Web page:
Shortage of women in the Arctic is accelerating
(Nordic Council News, 22 March 2012) -- Women are leaving their homes in the Arctic Region at a faster pace and social change is not far behind. The Nordic Council Citizens' and Consumer Rights Committee intends to find out how the Nordic governments can tackle the problem. For example, the debate in Greenland depicts climate change as the major threat to the traditional culture of hunting and fishing, but social research points to the lack of women and social change as a serious threat. Maria Stenberg (S), Swedish member of the Nordic Council Citizens' and Consumer Rights Committee, has, in conjunction with the Nordic Council Theme Session on the Arctic, addressed a written question on the issue to the Nordic governments. "I would like to know what steps the Nordic governments intend to take to foster women's opportunities for education and a career. If nothing is done there is a risk that the emigration and subsequent shortage of women will be a greater threat than climate change to social progress in the Arctic Region", says Maria Stenberg. "The fact that more women are leaving the Arctic has a negative effect on both social life and on the economy. It limits the possibilities of finding a partner, building a family and maintaining family relations, but it also means a loss of skilled labour", observes Stenberg. The women move to get an education, better jobs and better schooling for their children. The largest shortage of women is in parts of northern Russia and Greenland where there are about 85 women to 100 men, but the flight of women is also noticeable in the northern parts of Finland, Norway and Sweden. "Further development of distance learning could be one way to break the vicious circle of emigration. Commitment to quality in general welfare and job creation for those who have an education are other important initiatives. Efforts to prevent negative attitudes and a positive political approach towards the structural discrimination which women face in the workplace are also important measures. Unless we get a united political grip on this issue there is a great risk that the Arctic will become destitute of women", says Maria Stenberg. ... The lack of women is worst in the peripheral areas of the Arctic which are highly specialised in the traditional male dominated activities such as fishing, agriculture, forestry, mining and the military. The trend has been developing over several decades and at an increasing speed over the last 10-15 years. The distinguishing feature is that the male population tends to emigrate temporarily while the women move permanently from the region.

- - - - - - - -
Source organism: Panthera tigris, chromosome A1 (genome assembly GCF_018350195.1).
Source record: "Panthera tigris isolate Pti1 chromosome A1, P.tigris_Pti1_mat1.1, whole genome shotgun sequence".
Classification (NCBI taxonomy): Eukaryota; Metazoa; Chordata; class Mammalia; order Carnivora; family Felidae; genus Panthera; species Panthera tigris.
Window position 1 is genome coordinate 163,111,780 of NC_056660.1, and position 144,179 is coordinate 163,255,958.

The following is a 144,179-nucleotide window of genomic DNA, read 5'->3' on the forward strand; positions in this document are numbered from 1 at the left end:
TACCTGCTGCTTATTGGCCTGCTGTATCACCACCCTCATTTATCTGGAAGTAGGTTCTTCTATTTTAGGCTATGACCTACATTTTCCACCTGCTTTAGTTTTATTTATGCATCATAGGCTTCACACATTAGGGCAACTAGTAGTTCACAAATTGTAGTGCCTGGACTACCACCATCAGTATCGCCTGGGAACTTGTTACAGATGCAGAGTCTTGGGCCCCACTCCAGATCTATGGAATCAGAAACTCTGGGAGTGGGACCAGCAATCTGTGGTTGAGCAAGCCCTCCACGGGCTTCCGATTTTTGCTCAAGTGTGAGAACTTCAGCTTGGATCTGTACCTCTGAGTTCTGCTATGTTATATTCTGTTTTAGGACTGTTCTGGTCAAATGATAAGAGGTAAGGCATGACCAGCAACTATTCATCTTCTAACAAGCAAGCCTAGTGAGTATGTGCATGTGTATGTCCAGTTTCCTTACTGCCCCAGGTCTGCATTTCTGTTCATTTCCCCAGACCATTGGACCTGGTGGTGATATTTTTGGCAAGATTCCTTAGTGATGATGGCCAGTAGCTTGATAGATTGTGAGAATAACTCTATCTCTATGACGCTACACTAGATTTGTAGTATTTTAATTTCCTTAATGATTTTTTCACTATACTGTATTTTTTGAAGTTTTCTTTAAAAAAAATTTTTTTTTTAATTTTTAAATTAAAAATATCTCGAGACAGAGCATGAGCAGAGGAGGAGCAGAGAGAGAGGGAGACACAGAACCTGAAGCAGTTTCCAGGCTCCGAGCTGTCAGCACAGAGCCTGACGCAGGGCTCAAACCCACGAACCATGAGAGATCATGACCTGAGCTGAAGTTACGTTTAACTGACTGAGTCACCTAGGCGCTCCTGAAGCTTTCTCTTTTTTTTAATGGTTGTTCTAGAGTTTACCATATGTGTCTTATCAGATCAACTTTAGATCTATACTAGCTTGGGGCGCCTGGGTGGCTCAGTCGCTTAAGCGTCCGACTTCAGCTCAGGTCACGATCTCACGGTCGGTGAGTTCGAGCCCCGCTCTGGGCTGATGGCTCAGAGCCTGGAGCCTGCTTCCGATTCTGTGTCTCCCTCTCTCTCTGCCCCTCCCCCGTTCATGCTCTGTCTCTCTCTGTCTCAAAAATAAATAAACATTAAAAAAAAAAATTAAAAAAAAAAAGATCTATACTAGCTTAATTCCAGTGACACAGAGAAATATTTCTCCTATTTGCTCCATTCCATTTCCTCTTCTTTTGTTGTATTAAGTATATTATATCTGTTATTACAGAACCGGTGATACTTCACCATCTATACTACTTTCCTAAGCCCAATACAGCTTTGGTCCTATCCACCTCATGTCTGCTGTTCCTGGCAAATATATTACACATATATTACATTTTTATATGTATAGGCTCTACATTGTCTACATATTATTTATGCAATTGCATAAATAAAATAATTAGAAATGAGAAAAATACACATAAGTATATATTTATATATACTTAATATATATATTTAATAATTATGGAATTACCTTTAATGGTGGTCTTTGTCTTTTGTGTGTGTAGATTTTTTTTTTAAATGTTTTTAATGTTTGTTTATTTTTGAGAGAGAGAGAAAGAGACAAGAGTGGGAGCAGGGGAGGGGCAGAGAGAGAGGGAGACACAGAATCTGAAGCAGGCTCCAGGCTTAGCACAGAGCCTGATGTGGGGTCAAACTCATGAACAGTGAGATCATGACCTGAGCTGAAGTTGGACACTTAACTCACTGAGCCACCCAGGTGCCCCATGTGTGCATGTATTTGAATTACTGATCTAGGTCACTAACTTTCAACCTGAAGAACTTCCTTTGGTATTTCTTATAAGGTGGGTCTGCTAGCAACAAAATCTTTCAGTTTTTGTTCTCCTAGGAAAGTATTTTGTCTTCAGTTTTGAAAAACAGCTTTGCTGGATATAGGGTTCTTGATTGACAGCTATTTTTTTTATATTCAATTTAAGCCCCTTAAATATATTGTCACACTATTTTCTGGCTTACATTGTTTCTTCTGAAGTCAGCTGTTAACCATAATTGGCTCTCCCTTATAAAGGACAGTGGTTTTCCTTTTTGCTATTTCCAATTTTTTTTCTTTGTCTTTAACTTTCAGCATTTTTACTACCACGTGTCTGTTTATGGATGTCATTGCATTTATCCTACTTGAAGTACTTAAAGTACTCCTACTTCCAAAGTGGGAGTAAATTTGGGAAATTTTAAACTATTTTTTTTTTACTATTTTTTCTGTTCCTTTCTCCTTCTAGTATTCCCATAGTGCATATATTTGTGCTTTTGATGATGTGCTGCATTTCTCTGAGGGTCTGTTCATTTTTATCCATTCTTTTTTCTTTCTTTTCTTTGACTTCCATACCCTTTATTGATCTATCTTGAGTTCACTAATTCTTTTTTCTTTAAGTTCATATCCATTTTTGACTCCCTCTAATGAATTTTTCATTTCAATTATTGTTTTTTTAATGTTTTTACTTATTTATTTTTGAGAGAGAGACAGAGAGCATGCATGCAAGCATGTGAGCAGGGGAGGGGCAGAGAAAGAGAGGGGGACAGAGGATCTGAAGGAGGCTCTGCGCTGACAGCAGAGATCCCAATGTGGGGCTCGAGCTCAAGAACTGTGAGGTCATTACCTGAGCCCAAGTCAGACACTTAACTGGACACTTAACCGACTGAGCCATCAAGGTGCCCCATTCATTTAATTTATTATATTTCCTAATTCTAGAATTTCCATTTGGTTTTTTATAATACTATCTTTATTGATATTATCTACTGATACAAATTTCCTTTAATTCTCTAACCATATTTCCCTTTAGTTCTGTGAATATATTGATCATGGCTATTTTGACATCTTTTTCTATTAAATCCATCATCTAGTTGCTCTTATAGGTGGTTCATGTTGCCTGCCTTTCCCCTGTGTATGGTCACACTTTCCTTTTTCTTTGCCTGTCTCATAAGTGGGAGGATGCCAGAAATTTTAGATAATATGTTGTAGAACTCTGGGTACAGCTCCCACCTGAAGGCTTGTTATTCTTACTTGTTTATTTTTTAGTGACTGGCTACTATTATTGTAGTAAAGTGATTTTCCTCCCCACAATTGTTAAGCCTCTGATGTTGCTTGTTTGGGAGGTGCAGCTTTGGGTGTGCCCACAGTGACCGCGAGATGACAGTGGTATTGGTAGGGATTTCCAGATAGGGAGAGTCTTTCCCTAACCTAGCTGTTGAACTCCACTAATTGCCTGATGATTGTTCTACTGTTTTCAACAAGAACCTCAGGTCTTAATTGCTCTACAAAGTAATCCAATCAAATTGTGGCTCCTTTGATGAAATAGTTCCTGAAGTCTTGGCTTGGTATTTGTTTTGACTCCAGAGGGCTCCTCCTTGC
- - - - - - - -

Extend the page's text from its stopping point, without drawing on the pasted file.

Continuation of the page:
Posted 25 March 2012; 5:00:34 PM. Permalink
Tagged: Circumpolar News, Communities, March12, Social Issues, Women, Children and Families